Vietnamese family reach the American dream through EB-5 investment
By EB5 Investors Magazine Staff
Thao Nguyen didn’t just wait for good fortune to find her. She went in search of it.
At every point in her EB-5 journey to immigrate to the United States, she sought out the most viable option to make her dream come true of raising her children in the land of the free.
It was online research that led her to the migration agent she used and who helped her choose the project she would invest in.
Nguyen, 46, was one of the first clients of Chris Loc Dao of USIS in Vietnam to obtain green cards for her family. Two weeks before the final interview, she had received a refund of her total $500,000 investment. She believes she is the first EB-5 investor from Vietnam to get her money back, which was invested in CMB Regional Centers.
PLANTING ROOTS IN THE U.S.
From her apartment in a trendy high-rise, she looks out over the buildings of east Hollywood in Los Angeles. Nguyen’s grown daughter and her daughter’s boyfriend play with a Pomeranian as scents of pho drift from the kitchen.
“It’s my second home now,” said Nguyen through her daughter, Trinh Hoang, 24, who was translating. “I’m so happy that back then I made the right decision to do EB-5 and invest in CMB, because all the members of our family legally stay in the U.S., and of course we will be investing in the U.S. in the future.”
Nguyen decided to pursue U.S. permanent residency through the EB-5 program because she wanted her four children to get a better education than they would in Hanoi. Her oldest child came to the U.S. for college, and the family was considering applying for an H-1B visa for him so he could stay in the country after graduation.
But since he was under 21 at the time, Nguyen learned she could apply through the EB-5 program so the whole family could receive green cards.
She went online, researched the program and found USIS, a firm with offices in the U.S. and Vietnam that coordinates investment through EB-5. She traveled from Hanoi to Ho Chi Minh City in October 2010 to visit the firm’s office there and attend a seminar put on by Chris Loc Dao, USIS’ Vietnam chairman.
CMB started in 1997, investing in infrastructure construction projects in California communities devastated by the closure of military bases. It has grown to assist needy communities and their related local government agencies in 11 states. Because CMB targets high unemployment areas, its investors contribute $500,000 rather than $1 million.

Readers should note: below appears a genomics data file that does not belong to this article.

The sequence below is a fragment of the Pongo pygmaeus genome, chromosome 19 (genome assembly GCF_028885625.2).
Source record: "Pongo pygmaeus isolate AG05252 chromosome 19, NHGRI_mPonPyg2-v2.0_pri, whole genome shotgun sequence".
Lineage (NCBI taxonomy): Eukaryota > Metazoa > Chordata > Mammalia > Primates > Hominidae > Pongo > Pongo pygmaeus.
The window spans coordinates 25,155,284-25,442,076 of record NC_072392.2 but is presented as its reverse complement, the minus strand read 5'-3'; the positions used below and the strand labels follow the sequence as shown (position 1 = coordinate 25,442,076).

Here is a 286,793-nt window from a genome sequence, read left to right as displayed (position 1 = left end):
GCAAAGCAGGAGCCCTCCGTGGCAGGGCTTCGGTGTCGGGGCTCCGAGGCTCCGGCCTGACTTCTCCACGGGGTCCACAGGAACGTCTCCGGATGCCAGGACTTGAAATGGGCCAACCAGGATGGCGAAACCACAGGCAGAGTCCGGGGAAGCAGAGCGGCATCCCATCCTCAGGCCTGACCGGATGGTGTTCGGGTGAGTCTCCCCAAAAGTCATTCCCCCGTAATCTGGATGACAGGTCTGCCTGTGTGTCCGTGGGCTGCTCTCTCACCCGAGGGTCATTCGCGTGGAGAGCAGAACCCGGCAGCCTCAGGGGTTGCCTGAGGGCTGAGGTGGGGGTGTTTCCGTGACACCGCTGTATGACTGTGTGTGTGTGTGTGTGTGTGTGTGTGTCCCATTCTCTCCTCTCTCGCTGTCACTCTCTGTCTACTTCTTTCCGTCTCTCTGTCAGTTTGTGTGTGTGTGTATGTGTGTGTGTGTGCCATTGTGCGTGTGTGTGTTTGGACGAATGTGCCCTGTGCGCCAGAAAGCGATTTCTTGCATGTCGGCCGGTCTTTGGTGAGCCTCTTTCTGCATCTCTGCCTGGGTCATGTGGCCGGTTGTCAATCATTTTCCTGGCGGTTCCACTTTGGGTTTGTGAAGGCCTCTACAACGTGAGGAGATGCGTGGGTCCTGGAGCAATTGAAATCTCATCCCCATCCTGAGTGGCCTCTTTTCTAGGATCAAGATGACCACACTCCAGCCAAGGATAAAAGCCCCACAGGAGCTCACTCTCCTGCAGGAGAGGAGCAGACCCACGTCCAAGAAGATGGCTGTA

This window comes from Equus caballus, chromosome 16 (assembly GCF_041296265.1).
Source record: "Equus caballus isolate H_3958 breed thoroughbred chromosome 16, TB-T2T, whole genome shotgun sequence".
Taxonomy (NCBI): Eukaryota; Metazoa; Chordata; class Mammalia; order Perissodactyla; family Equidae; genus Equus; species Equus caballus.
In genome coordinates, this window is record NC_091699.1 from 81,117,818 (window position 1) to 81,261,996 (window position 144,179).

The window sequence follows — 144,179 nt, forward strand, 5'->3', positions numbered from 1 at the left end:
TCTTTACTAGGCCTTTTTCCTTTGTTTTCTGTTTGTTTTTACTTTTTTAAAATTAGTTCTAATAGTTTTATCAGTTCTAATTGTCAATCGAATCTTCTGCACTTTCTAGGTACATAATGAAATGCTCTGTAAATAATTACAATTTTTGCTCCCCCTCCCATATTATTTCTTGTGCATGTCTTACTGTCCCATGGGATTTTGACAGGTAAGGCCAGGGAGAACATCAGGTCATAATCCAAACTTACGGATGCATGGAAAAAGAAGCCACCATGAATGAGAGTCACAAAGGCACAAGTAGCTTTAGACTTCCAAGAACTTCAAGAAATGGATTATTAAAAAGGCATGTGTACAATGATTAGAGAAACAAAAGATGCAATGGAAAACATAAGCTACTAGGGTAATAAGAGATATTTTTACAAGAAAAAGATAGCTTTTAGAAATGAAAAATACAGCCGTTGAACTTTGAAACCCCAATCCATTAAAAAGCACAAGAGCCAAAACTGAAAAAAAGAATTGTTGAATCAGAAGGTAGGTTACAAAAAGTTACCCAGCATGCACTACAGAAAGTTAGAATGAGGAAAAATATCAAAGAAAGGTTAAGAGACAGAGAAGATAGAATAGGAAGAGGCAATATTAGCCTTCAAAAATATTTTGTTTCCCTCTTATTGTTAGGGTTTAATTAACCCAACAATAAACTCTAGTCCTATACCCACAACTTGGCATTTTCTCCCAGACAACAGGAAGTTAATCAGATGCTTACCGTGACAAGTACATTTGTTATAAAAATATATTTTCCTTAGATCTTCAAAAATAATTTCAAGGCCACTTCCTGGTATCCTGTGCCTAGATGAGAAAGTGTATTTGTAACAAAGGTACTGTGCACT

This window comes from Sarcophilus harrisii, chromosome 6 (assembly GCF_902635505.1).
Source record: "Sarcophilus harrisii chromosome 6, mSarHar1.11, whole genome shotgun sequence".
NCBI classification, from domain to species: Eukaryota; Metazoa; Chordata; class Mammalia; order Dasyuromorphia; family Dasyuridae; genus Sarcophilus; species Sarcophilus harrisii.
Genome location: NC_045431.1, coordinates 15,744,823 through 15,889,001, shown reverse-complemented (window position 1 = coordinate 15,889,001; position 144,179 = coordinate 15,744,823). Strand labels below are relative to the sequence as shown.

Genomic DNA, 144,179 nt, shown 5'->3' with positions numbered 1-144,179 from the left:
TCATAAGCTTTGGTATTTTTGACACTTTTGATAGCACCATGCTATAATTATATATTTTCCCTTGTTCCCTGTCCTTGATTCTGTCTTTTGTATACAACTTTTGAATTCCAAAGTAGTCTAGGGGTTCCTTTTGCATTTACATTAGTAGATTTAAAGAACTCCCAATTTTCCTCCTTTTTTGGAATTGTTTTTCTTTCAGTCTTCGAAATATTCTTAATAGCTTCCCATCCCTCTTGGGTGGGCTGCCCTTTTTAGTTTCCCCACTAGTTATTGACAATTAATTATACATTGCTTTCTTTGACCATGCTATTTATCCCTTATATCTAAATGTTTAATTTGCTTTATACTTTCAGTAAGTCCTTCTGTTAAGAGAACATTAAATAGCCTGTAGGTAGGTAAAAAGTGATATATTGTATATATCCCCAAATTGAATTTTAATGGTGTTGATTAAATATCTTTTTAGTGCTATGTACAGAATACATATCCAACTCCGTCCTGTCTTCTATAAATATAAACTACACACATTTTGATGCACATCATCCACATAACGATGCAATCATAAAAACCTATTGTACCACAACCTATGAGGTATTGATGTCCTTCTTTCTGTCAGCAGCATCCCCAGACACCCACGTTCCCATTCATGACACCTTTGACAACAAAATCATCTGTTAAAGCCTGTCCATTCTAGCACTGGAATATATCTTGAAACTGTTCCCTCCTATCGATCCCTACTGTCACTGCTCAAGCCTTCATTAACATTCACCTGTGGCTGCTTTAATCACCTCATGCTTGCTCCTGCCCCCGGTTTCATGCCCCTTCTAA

SUCCESSFUL EB-5 JOURNEY
In 2012, the family received their green cards. Nguyen’s husband had been skeptical about the EB-5 process, but once the cards arrived, he was eager to show them off.
Nguyen was happy her family could move to the United States and her children could go to public school. The family first settled in New York, where her oldest son attended Baruch College. He has since graduated and co-founded a sportswear manufacturer.
Her daughter graduated from New York Institute of Technology in hospitality management and opened a tea shop in Los Angeles after the family relocated. There are more Vietnamese in the Los Angeles area and the schools are better, Nguyen said.
Nguyen’s third child is in a medical magnet program in a high school in Los Angeles and the fourth is in middle school in Vietnam. He will relocate to the U.S. for high school next year.
Nguyen and her husband travel between the U.S. and Vietnam, where they own restaurants and a convention center. She spreads the word in Vietnam about her immigration experience and has even been voted president of an EB-5 group there.
Nguyen didn’t know anyone in Los Angeles when the family moved there, and she has made just a couple of friends. But she doesn’t feel lonely, she said. Cooking and cleaning for her family keep her busy.
“During my free time at night, I check my business in Vietnam,” she added.
PLANS FOR THE FUTURE
After Nguyen’s youngest son relocates to the U.S. next year, she plans to begin studying English and move to Orange County, south of Los Angeles, which has the largest population of Vietnamese outside Vietnam. The family is eyeing Irvine, which is known for its excellent school system.
Nguyen and all her family members intend to apply for U.S. citizenship.
Nguyen and her husband will invest in property in the U.S. and plan to open a restaurant, though New York might lure them back. After their two younger sons finish high school, the couple will decide which coast they want to settle on.
“My parents love New York,” said their daughter. Hoang has sold her L.A. tea shop and is scouting for opportunities in Irvine.
Nguyen hopes to get involved in charity work, which she enjoys in Vietnam. “That will make her happy,” said her daughter.